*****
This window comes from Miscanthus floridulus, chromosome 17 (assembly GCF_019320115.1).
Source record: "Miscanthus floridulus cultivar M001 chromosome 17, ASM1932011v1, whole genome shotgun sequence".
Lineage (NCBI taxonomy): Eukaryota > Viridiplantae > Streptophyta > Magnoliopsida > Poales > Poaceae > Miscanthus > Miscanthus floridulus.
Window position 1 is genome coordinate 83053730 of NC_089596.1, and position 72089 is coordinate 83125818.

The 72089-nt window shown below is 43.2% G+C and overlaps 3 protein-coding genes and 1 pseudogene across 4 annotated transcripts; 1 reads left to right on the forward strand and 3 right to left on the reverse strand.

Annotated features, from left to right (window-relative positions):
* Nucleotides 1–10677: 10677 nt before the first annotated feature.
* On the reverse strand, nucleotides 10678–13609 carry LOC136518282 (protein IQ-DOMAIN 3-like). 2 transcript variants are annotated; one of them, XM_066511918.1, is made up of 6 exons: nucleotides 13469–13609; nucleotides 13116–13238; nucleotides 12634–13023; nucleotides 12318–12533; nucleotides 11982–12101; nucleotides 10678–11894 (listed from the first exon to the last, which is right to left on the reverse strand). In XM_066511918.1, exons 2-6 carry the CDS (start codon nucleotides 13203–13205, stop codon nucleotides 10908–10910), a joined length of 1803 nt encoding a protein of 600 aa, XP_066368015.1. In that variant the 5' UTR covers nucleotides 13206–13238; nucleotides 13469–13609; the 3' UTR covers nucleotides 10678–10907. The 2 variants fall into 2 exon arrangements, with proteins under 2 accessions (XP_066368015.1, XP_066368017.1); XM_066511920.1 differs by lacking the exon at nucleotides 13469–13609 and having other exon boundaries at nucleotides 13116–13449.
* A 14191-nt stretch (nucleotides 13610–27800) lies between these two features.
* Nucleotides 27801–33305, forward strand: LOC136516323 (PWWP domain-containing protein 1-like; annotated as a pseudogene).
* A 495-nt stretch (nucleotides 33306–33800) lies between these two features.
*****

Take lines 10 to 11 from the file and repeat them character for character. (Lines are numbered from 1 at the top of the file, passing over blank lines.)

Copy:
* Nucleotides 27801–33305, forward strand: LOC136516323 (PWWP domain-containing protein 1-like; annotated as a pseudogene).
* A 495-nt stretch (nucleotides 33306–33800) lies between these two features.